Righteous Rounds: Sugar Ray Leonard vs Marvellous Marvin Hagler
By Kieran O’Sullivan: Brothers and sisters, today we are going to get righteous. Together we are going to look at one of the great righteous rounds in boxing history: the ninth round between Marvelous Marvin and Sugar Ray.
The Super Fight
Picture the scene. 1987, open air in Caesar’s Palace temporary arena, a balmy April evening, a 15000 capacity crowd. Imagine the crush and spell of it, the ringside high rollers, the pneumatic call girls on the prowl, the hustlers, the purists, the great unwashed, all waiting in the night electric for the long-awaited return of the princely Leonard, waiting for the dark promise of the mighty marvellous one.
Because something was about to happen. Something righteous.
The Comeback Kid
Leonard was the comeback kid. Twice retired, first in 1982 after surgery for a detached retina suffered sparring, then in 1984 retiring again after beating Kevin Howard in a lackluster performance, Leonard brooded on fame’s margins. His workaday position as a commentator for CBS and HBO couldn’t salve the itch. Although his was the handsome, articulate face of the brutal art, deep down, he missed the squared arch lights, the brawling glamour of it all.
“Everything snowballs after you’ve been a world champion,” Leonard once remarked. ”The more you win, the bigger you are, the more you’re on television, the more you want. You want people to call you champ. You go to a nightclub, and you think you’re supposed to get in for free. You expect a good table at a packed restaurant. It’s something that happens. It happened to me.”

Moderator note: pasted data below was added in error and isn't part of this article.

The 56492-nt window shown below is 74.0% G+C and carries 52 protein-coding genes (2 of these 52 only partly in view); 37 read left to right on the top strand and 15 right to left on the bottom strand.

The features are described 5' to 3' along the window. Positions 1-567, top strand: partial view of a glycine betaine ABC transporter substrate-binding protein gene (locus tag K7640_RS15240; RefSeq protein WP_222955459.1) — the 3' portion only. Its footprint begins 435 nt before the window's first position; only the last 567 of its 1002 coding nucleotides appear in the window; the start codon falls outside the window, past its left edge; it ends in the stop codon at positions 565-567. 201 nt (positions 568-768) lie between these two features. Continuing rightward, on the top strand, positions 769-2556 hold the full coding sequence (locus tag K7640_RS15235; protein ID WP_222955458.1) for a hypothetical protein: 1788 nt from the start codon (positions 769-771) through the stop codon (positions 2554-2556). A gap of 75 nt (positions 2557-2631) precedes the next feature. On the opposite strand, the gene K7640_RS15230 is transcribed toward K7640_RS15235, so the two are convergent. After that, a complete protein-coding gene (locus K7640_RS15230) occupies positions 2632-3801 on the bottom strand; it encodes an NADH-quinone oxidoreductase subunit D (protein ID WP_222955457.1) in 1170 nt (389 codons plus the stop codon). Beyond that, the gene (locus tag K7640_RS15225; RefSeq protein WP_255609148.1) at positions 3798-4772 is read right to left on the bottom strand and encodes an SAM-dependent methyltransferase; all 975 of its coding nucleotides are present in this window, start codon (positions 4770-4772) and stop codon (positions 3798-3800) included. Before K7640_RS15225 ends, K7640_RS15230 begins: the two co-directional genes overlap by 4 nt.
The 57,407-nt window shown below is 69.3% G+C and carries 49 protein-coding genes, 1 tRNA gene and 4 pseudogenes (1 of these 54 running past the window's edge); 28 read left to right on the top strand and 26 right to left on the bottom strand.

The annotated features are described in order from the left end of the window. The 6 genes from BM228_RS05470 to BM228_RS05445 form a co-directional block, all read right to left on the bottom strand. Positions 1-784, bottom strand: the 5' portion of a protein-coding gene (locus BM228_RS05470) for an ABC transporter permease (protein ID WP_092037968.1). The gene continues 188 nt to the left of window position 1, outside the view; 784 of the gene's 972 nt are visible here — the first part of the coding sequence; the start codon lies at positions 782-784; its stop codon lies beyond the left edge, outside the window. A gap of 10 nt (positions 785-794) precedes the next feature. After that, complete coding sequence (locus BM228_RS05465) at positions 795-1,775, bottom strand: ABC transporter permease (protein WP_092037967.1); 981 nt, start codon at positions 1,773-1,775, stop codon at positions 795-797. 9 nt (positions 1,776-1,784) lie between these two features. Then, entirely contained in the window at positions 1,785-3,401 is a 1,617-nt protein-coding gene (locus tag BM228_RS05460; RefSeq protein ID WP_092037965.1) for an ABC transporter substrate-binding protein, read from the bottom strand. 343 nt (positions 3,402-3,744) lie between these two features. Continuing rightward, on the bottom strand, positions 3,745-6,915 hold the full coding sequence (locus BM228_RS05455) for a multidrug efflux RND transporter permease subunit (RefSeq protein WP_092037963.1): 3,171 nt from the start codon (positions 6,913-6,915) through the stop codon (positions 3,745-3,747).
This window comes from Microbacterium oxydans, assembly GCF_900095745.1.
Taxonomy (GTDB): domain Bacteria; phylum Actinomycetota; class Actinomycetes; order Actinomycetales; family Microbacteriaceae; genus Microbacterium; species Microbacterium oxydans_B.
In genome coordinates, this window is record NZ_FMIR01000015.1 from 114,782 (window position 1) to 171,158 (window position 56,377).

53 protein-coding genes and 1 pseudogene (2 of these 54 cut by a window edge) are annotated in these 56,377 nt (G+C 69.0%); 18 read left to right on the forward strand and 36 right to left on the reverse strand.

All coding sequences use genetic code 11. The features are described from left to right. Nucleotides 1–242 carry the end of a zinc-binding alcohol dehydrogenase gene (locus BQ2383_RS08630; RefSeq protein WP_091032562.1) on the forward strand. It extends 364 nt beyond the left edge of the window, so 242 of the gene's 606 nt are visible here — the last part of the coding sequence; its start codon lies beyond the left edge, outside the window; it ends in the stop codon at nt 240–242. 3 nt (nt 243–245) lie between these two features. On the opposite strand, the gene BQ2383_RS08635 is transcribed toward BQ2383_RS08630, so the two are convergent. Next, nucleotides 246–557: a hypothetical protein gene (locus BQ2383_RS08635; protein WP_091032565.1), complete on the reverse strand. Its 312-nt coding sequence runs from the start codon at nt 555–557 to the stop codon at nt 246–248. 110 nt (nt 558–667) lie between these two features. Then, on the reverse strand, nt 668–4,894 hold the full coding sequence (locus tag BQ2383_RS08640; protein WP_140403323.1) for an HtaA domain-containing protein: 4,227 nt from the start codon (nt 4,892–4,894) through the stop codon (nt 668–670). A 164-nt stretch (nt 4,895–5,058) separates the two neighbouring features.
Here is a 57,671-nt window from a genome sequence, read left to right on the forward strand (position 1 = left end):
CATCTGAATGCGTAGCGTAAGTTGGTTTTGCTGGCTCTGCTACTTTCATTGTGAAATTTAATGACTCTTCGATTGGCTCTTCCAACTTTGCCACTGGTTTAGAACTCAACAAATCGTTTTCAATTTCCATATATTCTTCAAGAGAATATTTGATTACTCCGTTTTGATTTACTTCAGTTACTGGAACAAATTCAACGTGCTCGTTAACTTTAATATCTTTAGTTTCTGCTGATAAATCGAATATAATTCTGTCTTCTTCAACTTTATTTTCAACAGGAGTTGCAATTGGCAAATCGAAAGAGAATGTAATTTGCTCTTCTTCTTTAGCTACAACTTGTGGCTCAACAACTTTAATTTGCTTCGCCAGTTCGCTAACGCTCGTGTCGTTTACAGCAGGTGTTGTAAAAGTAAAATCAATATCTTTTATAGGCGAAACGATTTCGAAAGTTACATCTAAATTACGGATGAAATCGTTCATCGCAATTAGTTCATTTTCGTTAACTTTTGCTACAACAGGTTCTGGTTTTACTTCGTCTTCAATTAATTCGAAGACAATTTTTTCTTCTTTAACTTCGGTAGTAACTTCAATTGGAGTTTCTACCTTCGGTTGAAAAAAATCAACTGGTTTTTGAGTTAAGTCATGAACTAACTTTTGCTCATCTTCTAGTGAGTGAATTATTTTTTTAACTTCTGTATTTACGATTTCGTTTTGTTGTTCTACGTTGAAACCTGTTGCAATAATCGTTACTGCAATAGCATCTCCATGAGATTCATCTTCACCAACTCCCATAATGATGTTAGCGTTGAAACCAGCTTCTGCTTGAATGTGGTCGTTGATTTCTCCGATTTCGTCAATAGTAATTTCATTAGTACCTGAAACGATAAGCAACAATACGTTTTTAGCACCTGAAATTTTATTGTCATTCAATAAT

Life is a vanity fair. The hero falls in love with himself first; the crowd show up later armed with roses. Poor Leonard fell lovestruck headlong into the cold marble arms of that Janus-faced goddess called Fame:
”I don’t consider myself a fighter,” Leonard said. ”I’m a personality.”
Darker currents swirled within Leonard. After his initial retirement, he sank into the lethargy of alcohol and cocaine addiction. Domestic breakdowns, violent disorder: one morning, he pointed a gun at a TV and blew a hole in it because he had a hangover, and the noise was too much to bear.
“I just blew the TV out,” Leonard recalled. “If I had stayed on that road, I wouldn’t be here today.”
What we think we are and who we really are? – that is the question. Leonard, vain and impetuous, a self-made black Gatsby, that Leonard exists. Leonard, the haunted man shadow boxing his demons. He plays his part too. Leonard, the handsome charmer, the brand, the product. The celebrity Leonard.
But beneath the fragile carapace of this vaunted celebrity – a monied surface Leonard has spent a lifetime commodifying – beneath this surface we find the adamantine heart of the true fighter.
Leonard could fight.
The Marvellous One